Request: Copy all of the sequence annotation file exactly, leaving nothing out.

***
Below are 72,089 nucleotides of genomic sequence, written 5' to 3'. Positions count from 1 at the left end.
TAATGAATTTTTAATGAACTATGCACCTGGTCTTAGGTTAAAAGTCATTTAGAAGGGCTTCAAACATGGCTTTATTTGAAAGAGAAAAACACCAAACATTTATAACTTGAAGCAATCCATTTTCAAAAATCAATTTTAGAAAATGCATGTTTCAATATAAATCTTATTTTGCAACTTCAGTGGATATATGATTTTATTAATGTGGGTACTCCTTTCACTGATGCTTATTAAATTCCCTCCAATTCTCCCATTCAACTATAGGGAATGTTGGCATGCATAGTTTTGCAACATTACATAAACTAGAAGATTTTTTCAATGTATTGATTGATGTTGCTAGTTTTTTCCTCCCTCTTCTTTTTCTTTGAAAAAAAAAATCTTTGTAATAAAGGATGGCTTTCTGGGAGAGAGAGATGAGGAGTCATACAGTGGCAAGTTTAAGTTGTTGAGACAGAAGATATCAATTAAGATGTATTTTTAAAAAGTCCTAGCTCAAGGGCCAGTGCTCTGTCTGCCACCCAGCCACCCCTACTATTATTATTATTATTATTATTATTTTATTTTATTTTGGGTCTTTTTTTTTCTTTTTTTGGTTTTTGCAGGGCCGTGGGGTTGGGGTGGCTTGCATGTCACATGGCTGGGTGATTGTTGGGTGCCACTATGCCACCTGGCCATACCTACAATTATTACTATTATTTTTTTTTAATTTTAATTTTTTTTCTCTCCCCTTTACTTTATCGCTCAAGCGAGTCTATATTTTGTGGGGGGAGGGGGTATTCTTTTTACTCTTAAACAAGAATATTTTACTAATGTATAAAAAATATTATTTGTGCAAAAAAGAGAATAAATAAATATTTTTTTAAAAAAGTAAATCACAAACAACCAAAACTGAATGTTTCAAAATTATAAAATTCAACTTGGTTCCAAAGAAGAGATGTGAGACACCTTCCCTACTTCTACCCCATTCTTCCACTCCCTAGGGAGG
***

Below are 72,089 nucleotides of genomic sequence, written 5' to 3'. Positions count from 1 at the left end.
TAATGAATTTTTAATGAACTATGCACCTGGTCTTAGGTTAAAAGTCATTTAGAAGGGCTTCAAACATGGCTTTATTTGAAAGAGAAAAACACCAAACATTTATAACTTGAAGCAATCCATTTTCAAAAATCAATTTTAGAAAATGCATGTTTCAATATAAATCTTATTTTGCAACTTCAGTGGATATATGATTTTATTAATGTGGGTACTCCTTTCACTGATGCTTATTAAATTCCCTCCAATTCTCCCATTCAACTATAGGGAATGTTGGCATGCATAGTTTTGCAACATTACATAAACTAGAAGATTTTTTCAATGTATTGATTGATGTTGCTAGTTTTTTCCTCCCTCTTCTTTTTCTTTGAAAAAAAAAATCTTTGTAATAAAGGATGGCTTTCTGGGAGAGAGAGATGAGGAGTCATACAGTGGCAAGTTTAAGTTGTTGAGACAGAAGATATCAATTAAGATGTATTTTTAAAAAGTCCTAGCTCAAGGGCCAGTGCTCTGTCTGCCACCCAGCCACCCCTACTATTATTATTATTATTATTATTATTTTATTTTATTTTGGGTCTTTTTTTTTCTTTTTTTGGTTTTTGCAGGGCCGTGGGGTTGGGGTGGCTTGCATGTCACATGGCTGGGTGATTGTTGGGTGCCACTATGCCACCTGGCCATACCTACAATTATTACTATTATTTTTTTTTAATTTTAATTTTTTTTCTCTCCCCTTTACTTTATCGCTCAAGCGAGTCTATATTTTGTGGGGGGAGGGGGTATTCTTTTTACTCTTAAACAAGAATATTTTACTAATGTATAAAAAATATTATTTGTGCAAAAAAGAGAATAAATAAATATTTTTTTAAAAAAGTAAATCACAAACAACCAAAACTGAATGTTTCAAAATTATAAAATTCAACTTGGTTCCAAAGAAGAGATGTGAGACACCTTCCCTACTTCTACCCCATTCTTCCACTCCCTAGGGAGG